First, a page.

In his dialogue Phaedrus, Plato characterised rational intellect and irrational emotion as two horses pulling a chariot which their struggling charioteer, or reason, is only able to steady if, of the two, the rational was allowed to prevail.As we would now say, a case of heart versus head. Publishing two books in as many months has, at times, seemed like being on a runaway chariot, particularly as each volume is so different from the other. The Paths of Survival, which came out in April, represents a series of third-person dramatic monologues exploring the loss of literary culture. And just published today by Agenda Editions, Letting Go offers a first-person sonnet sequence articulating my own deeply personal grief at the sudden death of my mother.
And yet, as Plato suggests, these two extremes represent two halves of one whole, the personal and the universal merging through the use of ancient texts, ancient myths and ancient history which act like Plato’s steadying charioteer of the soul. So both The Paths of Survival and now Letting Go explore the process of loss and gain; the frenzy of grief and the final acceptance of the stilled heart.
In Letting Go further dichotomies are established by the weaving of ‘original’ poetry and classical versions. The following poem, for instance, represents a scene familiar to anyone who anyone who has lost a beloved parent or partner:
Every day measures the same as the next…
A few months later my father spread out
some boxes on their bed – the jewellery
we’d helped him pick for anniversaries
and birthdays that we’d now no longer count.
I chose a pair of blue agate studs, sky
blanched, sea-washed, like her eyes. And her gold watch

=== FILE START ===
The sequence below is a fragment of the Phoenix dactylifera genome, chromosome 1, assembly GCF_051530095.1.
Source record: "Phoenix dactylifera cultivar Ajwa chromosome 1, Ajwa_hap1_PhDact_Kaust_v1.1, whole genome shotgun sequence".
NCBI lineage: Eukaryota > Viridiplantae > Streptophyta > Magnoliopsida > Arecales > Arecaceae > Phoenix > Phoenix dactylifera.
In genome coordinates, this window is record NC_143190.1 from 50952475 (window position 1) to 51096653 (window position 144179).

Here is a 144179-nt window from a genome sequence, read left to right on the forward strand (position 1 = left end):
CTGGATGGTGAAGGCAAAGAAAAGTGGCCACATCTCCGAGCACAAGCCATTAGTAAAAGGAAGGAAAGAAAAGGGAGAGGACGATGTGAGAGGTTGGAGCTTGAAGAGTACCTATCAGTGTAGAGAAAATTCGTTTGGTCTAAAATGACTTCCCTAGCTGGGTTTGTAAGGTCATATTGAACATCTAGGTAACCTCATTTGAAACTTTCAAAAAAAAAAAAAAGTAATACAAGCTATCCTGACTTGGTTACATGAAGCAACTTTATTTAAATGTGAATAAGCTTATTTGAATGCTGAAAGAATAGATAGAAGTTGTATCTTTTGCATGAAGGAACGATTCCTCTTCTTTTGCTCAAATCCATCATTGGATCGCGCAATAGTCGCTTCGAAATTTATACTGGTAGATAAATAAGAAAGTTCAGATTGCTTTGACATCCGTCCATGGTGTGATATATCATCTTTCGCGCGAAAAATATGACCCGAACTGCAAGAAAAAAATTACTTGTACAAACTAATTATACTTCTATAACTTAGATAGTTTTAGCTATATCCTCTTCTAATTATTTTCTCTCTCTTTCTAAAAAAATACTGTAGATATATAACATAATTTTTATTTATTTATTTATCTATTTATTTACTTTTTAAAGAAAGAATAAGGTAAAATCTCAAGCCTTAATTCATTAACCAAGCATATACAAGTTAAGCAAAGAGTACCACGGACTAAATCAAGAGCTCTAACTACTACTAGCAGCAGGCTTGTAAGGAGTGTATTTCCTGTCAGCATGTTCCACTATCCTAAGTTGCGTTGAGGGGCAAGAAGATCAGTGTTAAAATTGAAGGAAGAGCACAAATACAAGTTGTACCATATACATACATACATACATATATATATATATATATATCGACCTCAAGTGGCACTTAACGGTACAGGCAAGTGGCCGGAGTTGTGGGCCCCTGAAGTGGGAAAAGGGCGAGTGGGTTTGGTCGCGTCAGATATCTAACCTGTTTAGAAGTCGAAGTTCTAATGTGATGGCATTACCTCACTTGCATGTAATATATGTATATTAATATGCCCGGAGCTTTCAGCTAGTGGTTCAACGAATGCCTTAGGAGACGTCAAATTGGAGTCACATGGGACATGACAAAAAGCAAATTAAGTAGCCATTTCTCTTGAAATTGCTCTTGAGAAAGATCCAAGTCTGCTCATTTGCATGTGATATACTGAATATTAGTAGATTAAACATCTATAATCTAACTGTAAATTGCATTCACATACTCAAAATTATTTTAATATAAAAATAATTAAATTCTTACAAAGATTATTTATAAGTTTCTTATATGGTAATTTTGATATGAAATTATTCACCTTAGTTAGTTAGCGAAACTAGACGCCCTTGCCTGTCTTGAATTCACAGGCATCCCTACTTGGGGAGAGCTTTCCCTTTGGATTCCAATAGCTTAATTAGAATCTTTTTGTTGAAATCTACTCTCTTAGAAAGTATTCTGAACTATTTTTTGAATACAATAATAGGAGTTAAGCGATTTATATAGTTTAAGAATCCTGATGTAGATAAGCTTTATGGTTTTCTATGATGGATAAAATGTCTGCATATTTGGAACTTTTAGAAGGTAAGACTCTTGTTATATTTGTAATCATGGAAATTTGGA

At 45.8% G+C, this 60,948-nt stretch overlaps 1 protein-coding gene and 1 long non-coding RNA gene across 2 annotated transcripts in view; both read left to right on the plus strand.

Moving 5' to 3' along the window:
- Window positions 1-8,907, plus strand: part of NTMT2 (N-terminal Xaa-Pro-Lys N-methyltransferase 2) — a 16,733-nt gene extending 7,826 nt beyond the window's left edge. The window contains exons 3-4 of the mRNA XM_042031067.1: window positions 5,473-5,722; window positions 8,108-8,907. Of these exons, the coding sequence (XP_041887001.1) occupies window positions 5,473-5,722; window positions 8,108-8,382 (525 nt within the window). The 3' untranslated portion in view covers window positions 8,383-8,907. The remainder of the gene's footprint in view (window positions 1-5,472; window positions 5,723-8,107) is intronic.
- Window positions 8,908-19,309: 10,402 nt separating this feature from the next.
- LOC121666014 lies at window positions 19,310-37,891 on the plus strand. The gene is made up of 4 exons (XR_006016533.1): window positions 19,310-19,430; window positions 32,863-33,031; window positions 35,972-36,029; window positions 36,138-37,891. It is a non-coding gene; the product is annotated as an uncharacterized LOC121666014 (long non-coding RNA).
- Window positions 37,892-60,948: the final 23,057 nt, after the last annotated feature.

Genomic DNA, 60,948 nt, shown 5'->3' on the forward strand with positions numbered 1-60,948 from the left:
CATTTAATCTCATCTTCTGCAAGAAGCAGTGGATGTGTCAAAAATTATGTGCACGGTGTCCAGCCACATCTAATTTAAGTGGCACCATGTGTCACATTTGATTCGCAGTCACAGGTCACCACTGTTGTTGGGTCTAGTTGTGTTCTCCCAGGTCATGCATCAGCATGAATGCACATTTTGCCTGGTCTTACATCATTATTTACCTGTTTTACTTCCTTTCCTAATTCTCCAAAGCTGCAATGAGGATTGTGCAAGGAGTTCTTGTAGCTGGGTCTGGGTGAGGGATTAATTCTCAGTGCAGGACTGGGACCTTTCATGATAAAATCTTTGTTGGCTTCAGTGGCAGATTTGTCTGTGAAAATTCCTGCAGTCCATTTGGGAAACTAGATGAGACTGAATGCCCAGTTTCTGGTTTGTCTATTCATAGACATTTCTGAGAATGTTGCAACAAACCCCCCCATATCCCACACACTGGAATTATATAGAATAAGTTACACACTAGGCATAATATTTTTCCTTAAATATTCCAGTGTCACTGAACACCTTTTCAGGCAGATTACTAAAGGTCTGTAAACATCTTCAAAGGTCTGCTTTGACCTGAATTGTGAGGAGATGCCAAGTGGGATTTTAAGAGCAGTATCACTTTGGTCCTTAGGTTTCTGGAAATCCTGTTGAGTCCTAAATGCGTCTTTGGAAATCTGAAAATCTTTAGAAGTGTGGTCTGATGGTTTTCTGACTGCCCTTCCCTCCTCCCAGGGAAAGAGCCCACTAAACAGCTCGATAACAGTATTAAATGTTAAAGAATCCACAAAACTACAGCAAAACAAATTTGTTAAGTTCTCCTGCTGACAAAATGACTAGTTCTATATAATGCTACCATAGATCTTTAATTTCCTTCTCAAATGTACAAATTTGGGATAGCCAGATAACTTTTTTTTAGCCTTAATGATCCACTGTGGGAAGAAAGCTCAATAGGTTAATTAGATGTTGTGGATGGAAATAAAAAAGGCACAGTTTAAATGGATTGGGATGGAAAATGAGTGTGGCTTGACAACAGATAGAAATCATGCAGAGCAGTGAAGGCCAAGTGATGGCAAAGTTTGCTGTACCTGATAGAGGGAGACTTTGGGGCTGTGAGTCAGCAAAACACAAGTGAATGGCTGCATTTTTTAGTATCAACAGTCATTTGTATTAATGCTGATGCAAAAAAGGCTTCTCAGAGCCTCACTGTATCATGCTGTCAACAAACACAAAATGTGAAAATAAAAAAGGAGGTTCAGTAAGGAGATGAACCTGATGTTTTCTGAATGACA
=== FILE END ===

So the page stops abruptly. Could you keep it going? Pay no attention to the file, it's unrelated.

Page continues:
so that I could still feel those same hours tick
on and on, the strict time that she’d lived by.
I wanted to think of her keeping score
of each lost second, holding that cold face
to the ear for one more, and then one more;
its hushed, imperceptible breath lasting
without end, nudging us back into place –
the soothing sound of her time still passing.
Here the ‘original’ sonnet is prefaced by a quote from the ancient Greek philosopher Heraclitus. A later sonnet in the sequence ghosts a passage from Plato, Symposium 179d; the philosopher condemns the poet Orpheus’ cowardice in travelling to the Underworld alive in order to rescue his dead wife Eurydice (rather than killing himself to join her there), attributing his failure, sent by the gods in punishment, to his lack of courage.
The passage struck a chord; a short while before my mother died, I’d had open by-pass surgery – which stops the heart, albeit briefly – for a rapidly deteriorating congenital condition. Following this, like any mum, she had called by daily to cheer me up and to help me do my everyday chores as I recuperated. Just over a year later she was gone, lost to her own undiagnosed heart condition.
And so, like ‘Cancel the Invite II’ from my earlier collection, Chasing Catullus, Plato’s harsh comments could mirror my own unease at being the one to pull through, as well as the crushing agony of any bereavement. In these lines, the philosophical, the rational, is couched in the emotional language of loss as each reflects on and informs the other:
I knew the place already. Even if
for a second, I had been there myself
as my own heart was stopped and then started
again, healed. Perhaps that was why we failed,
could only grasp at the shadows of those
we had come to save, taking the coward’s
quest – or the poet’s – seeking out pathos,
regret’s raw matter, not willing to die
in our turn: tricksters who’d somehow contrived
a way to quit the gates of Hell alive.
So the gods sent punishment we deserved;
this quagmire grief that serves as its own curse.
The pain you cannot write through or by-pass.
That feels like too little love. Or too much.